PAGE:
Question about a swollen LiPo batt...

Discussion in 'MōVI M10' started by Ben Huddleston, Jul 24, 2014.

  1. Ben Huddleston

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    I have a Freefly LiPo that appears to have swollen slightly. The side of the battery says to dispose of them if they swell, but this one has only been used twice...

    How bad does this look, to you LiPo wizards? Normally I'd be inclined to play it safe, but how bad is too bad?

    photo 1.JPG photo 2.JPG
     
  2. Eric De Fino

    Eric De Fino Member

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    Looks like it's fried to me. I would not use that battery under any circumstance and put it in a fire proof bag or case immediately.
     
  3. Steve Maller

    Steve Maller UAV Grief Counselor

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    Discharge carefully and dispose of it. It's not worth the risk. Google "lipo fire" for your entertainment.
     
  4. Andy Johnson-Laird

    Andy Johnson-Laird Administrator
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    Hey Ben:
    Yeah, I'm afraid that that battery is a LiPo fire waiting to happen. What was it's history? You mention only two uses -- what voltage was it stored at?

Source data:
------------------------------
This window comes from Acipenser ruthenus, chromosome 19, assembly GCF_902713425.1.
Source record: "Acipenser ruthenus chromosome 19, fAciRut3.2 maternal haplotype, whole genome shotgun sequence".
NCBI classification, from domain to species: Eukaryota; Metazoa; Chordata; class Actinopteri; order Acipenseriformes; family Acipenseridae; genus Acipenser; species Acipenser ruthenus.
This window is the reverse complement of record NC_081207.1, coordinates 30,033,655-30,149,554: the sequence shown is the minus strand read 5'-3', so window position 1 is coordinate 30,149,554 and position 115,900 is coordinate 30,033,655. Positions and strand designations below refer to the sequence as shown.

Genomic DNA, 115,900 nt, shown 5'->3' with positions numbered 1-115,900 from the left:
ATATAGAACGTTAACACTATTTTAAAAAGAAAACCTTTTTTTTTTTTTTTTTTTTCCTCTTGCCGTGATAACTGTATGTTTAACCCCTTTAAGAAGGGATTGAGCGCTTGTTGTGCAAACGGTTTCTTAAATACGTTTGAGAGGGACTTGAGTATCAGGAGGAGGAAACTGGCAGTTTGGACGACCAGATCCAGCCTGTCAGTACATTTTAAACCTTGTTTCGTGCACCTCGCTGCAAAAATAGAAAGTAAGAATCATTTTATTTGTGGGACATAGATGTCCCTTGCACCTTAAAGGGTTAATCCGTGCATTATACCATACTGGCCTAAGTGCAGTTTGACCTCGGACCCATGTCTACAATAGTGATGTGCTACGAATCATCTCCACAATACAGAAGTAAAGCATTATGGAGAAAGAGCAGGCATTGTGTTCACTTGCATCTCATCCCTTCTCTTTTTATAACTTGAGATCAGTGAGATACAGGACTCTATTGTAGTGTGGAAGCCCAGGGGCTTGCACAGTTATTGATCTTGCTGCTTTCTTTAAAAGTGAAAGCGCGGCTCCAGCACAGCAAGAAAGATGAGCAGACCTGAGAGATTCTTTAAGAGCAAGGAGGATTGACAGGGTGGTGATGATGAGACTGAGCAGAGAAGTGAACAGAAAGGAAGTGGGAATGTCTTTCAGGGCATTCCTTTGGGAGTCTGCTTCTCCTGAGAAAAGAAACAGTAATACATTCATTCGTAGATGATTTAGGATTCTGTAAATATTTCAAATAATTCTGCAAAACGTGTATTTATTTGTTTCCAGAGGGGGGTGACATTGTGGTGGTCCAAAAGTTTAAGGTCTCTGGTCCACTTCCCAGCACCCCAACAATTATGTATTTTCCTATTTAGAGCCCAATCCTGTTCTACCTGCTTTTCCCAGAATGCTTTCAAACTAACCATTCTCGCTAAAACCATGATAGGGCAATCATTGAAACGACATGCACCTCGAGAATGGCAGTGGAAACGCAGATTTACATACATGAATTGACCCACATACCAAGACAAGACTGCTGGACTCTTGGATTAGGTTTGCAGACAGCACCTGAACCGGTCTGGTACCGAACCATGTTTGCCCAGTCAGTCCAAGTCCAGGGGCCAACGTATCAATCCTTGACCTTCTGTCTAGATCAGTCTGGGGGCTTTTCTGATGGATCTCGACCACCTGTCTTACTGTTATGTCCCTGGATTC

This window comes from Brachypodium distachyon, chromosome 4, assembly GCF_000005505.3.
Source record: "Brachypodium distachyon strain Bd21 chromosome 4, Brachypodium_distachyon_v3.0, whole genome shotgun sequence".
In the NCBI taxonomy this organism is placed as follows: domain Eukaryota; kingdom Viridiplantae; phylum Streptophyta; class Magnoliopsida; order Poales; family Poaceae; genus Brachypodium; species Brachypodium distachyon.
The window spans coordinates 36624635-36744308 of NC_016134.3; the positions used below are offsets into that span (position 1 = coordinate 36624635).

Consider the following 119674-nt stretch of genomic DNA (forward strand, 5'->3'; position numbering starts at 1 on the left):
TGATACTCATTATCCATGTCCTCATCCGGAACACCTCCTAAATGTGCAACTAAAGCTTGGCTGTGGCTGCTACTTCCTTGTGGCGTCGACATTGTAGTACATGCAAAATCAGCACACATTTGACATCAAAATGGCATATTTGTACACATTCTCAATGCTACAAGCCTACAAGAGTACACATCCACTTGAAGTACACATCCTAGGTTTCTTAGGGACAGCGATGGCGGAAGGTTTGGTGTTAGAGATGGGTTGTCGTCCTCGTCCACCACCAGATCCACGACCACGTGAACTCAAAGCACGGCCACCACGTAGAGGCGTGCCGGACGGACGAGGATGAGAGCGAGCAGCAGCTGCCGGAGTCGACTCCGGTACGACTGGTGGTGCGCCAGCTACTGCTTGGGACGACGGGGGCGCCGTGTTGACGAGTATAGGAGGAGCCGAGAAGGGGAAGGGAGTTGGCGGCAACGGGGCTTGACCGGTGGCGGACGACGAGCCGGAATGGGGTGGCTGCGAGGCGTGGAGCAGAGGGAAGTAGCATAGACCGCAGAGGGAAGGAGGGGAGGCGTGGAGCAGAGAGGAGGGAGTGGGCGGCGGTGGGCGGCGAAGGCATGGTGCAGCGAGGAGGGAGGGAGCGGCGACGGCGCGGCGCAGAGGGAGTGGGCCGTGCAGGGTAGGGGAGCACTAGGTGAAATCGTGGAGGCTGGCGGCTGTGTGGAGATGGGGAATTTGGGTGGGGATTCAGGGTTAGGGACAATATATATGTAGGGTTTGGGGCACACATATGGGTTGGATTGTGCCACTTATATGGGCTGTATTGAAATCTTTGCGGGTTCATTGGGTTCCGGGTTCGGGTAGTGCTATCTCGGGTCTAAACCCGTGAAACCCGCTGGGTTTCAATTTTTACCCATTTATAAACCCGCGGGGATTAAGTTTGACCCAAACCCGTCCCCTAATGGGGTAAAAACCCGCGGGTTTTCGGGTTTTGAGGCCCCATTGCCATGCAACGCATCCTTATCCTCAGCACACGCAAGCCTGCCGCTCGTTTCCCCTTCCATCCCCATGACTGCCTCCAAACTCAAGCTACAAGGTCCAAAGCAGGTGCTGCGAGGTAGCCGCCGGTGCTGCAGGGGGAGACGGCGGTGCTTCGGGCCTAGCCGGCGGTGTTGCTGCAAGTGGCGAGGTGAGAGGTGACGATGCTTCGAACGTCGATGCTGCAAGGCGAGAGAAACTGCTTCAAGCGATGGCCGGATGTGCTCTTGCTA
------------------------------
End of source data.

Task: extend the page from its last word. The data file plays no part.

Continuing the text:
Andy.
     
  5. Wolfgang Armin

    Wolfgang Armin Active Member

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    Steve, are you sure discharging is a good thing to do? I'd leave it as is to dispose it.
     
  6. Andy Johnson-Laird

    Andy Johnson-Laird Administrator
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    The problem is that it's a fire-bomb while it has stored energy, Wolfgang.

    I would discharge using a dummy load like an automotive light bulb (with a voltage selected based on the LiPo number of cells), but do so out on a concrete pad where, even if it catches fire, it would do no harm. Personally I use a small metal trash bin for this purpose and leave the lid at a slight angle so any gases can vent rather than launching the lid skywards. http://trashcansunlimited.com/galvanized_trash_cans.html

    There are reported cases of LiPo's going into thermal runaway (and then fire) when the voltages drop down below 2.0v per cell, so safely discharging it beats giving some waste disposal company a lithium fire, I suspect.